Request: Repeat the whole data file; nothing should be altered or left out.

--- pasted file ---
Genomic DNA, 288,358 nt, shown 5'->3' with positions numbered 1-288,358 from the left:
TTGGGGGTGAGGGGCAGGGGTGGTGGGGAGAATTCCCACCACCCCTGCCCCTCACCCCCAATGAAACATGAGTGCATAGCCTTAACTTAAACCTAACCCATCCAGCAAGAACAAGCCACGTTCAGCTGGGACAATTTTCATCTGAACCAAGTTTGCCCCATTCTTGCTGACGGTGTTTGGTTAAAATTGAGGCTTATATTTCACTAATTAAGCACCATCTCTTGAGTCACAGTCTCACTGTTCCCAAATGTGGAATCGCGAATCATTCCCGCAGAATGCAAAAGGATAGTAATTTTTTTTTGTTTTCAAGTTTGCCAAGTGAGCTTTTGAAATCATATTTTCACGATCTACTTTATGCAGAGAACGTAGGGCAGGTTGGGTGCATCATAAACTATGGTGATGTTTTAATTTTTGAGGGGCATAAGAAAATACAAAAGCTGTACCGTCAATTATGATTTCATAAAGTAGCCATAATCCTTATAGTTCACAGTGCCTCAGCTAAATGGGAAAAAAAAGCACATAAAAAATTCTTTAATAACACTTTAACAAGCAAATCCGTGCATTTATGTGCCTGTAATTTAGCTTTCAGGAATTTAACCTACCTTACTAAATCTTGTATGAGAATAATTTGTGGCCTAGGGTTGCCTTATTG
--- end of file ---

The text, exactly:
Genomic DNA, 288,358 nt, shown 5'->3' with positions numbered 1-288,358 from the left:
TTGGGGGTGAGGGGCAGGGGTGGTGGGGAGAATTCCCACCACCCCTGCCCCTCACCCCCAATGAAACATGAGTGCATAGCCTTAACTTAAACCTAACCCATCCAGCAAGAACAAGCCACGTTCAGCTGGGACAATTTTCATCTGAACCAAGTTTGCCCCATTCTTGCTGACGGTGTTTGGTTAAAATTGAGGCTTATATTTCACTAATTAAGCACCATCTCTTGAGTCACAGTCTCACTGTTCCCAAATGTGGAATCGCGAATCATTCCCGCAGAATGCAAAAGGATAGTAATTTTTTTTTGTTTTCAAGTTTGCCAAGTGAGCTTTTGAAATCATATTTTCACGATCTACTTTATGCAGAGAACGTAGGGCAGGTTGGGTGCATCATAAACTATGGTGATGTTTTAATTTTTGAGGGGCATAAGAAAATACAAAAGCTGTACCGTCAATTATGATTTCATAAAGTAGCCATAATCCTTATAGTTCACAGTGCCTCAGCTAAATGGGAAAAAAAAGCACATAAAAAATTCTTTAATAACACTTTAACAAGCAAATCCGTGCATTTATGTGCCTGTAATTTAGCTTTCAGGAATTTAACCTACCTTACTAAATCTTGTATGAGAATAATTTGTGGCCTAGGGTTGCCTTATTG